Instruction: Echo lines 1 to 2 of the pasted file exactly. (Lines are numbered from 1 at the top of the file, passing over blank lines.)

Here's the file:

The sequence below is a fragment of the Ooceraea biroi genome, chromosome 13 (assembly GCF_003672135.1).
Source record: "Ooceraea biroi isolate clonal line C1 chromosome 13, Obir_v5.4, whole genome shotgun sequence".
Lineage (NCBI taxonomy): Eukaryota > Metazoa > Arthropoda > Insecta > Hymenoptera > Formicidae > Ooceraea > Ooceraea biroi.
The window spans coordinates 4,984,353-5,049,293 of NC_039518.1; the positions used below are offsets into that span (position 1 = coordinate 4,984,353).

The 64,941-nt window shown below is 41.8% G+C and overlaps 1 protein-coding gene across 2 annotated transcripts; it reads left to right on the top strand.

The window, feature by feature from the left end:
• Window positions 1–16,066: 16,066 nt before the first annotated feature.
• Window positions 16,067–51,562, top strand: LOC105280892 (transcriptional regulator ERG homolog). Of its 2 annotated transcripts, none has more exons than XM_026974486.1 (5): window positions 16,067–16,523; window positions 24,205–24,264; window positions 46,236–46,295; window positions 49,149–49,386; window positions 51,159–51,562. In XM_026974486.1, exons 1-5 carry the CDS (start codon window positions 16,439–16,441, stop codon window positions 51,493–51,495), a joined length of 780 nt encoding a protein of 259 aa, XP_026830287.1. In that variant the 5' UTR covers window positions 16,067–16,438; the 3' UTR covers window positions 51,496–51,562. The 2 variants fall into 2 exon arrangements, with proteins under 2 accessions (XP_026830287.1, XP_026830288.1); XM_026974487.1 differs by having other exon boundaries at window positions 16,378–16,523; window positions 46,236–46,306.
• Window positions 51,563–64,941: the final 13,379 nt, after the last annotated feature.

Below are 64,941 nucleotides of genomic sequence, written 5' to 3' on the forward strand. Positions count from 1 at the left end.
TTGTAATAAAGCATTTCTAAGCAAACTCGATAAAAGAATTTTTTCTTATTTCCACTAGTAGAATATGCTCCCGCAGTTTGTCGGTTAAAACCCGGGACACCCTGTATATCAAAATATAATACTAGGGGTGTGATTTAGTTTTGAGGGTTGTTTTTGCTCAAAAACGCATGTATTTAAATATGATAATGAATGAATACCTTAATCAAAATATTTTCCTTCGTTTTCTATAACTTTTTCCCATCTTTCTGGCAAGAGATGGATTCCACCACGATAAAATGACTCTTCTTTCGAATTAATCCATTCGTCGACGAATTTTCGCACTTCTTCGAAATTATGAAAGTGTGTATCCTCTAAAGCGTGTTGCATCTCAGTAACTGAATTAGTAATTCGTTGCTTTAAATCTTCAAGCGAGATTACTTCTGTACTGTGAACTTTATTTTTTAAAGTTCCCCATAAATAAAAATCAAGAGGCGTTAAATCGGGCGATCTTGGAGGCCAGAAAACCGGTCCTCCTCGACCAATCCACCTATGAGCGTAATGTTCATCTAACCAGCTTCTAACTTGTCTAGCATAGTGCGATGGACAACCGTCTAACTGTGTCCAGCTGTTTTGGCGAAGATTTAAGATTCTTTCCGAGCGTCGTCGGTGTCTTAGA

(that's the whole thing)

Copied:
The sequence below is a fragment of the Ooceraea biroi genome, chromosome 13 (assembly GCF_003672135.1).
Source record: "Ooceraea biroi isolate clonal line C1 chromosome 13, Obir_v5.4, whole genome shotgun sequence".